Submitted by editor on 13 February 2020.

A journal needs experts in many fields. Join me in welcoming François Munoz to Oikos! He is currently a Professor at Université Grenoble Alpes. His research concerns Ecology, Biogeography and Evolutionary Biology! Get to know him and his work better in the interview below.


1. What's your main research focus at the moment?
My main research interest is to understand how environmental variations influence survival and coexistence of species in ecological assemblages, using theoretical and empirical approaches. At a short time scale, I am working on how niche-based and neutral dynamics shape the taxonomic and functional composition of communities. We develop a package in R language (ecolottery) to help testing and inferring the influence of these processes on observed community composition. We apply the approach to a variety of ecosystems: tropical forests, temperate grasslands, peatlands. At a longer time scale, we develop an eco-evolutionary model integrating the influence of environmental changes on diversification and migration events. It is a multi-species extension of phylogeographic approaches. We apply the framework to study the biogeography of rainforests in South America, Africa and South Asia.
2. Can you describe your research career? Where, what, when?
First, my PhD was about assessing metapopulation dynamics of plants in fragmented ecosystems of South France. Then during my postdoc, I worked on neutral theory and how it can explain high diversity of tropical forests in South India. From 2008 to 2014 I was associate professor at Montpellier University, and I am now professor at Grenoble University, France. Between 2014 and 2017, I was head of Ecology Department of the French Institute of Pondicherry in India. During this period, I developed projects on the biogeography and functional ecology of tropical forests in India.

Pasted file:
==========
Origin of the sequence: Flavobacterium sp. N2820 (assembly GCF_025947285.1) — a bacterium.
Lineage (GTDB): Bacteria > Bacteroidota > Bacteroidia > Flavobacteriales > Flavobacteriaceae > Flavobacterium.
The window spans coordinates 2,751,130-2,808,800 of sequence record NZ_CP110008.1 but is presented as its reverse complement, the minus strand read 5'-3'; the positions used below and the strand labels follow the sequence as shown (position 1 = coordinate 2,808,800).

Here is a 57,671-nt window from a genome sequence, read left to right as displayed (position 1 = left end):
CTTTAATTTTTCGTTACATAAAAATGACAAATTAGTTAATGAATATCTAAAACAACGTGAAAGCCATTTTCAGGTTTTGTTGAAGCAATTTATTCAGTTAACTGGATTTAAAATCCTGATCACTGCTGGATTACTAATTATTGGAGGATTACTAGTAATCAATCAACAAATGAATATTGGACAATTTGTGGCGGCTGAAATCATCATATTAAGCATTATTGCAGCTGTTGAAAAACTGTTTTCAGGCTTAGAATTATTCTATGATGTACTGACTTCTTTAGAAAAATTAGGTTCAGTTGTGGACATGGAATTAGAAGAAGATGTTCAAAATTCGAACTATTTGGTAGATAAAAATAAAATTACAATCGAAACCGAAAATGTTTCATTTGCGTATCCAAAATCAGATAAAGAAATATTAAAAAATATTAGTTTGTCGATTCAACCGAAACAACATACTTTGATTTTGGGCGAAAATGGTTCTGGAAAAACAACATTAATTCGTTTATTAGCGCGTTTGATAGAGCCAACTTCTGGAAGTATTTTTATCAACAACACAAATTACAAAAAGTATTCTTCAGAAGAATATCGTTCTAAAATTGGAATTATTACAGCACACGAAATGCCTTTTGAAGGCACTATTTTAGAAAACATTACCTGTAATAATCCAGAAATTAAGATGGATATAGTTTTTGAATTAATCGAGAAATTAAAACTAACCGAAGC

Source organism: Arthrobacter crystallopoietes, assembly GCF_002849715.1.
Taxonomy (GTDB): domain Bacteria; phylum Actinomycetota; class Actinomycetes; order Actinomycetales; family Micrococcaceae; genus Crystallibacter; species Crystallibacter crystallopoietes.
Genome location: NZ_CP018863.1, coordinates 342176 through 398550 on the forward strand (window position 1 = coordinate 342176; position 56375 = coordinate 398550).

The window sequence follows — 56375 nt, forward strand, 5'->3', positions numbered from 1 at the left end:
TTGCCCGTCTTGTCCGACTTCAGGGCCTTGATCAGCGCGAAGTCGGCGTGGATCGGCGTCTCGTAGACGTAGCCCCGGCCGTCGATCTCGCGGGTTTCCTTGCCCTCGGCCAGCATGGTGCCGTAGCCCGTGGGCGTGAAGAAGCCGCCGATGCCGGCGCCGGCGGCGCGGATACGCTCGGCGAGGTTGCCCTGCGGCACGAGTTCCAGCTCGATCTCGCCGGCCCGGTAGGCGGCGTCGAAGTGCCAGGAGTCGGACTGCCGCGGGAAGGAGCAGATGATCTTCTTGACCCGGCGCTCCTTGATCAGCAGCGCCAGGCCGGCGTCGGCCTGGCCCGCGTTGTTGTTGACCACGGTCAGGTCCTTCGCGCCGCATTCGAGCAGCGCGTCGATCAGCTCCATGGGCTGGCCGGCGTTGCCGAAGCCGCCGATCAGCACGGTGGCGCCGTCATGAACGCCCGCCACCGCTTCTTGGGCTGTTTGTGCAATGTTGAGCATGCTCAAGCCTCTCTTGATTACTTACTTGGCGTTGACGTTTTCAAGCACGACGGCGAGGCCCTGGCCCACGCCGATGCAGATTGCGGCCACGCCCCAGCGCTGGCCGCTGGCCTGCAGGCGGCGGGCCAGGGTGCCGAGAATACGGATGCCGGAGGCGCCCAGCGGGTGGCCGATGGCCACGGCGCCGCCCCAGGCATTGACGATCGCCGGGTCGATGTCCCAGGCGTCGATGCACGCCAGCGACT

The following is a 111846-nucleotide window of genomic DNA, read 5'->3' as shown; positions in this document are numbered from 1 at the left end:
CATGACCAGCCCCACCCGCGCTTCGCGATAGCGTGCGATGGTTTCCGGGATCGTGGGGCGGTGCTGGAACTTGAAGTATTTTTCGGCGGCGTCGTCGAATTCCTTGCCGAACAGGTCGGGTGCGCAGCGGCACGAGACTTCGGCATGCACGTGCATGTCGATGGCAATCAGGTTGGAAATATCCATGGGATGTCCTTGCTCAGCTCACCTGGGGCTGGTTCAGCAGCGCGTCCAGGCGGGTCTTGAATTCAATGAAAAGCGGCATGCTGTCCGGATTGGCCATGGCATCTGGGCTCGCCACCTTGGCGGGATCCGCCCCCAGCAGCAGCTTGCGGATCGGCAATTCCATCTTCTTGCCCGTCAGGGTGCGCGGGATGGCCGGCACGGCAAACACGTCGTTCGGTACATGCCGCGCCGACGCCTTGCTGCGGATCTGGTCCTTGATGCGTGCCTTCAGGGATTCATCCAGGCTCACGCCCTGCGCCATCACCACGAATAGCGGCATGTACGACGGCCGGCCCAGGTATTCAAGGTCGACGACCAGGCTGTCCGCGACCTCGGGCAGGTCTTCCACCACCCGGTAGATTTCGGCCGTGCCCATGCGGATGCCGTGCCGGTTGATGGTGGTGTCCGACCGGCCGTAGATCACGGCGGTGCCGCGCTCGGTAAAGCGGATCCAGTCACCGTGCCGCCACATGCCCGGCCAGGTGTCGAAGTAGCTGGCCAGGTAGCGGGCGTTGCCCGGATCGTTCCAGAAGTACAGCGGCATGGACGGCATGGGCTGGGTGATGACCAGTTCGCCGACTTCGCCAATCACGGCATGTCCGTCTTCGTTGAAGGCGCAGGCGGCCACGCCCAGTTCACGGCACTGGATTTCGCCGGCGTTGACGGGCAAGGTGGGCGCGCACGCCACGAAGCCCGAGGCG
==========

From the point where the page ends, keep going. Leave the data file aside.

The kind of grassland ecosystem we study in French Alps.

3. How come that you became a scientist in ecology?
I have always been interested by nature, and especially botany, so that I was curious to learn more on the functioning of natural ecosystems. Natural history and biogeography has interested me for a long time.
4. What do you do when you're not working?
I like hiking and contemplating plants in various ecosystems. My love of plants is as ancient as I can remember. But I am more broadly a naturalist enjoying all facets of biodiversity. I also really like sharing my knowledge and enthusiasm with students and other people.

A tropical forest ecosystem in India with numerous monocarpic palm trees (Corypha umbraculifera)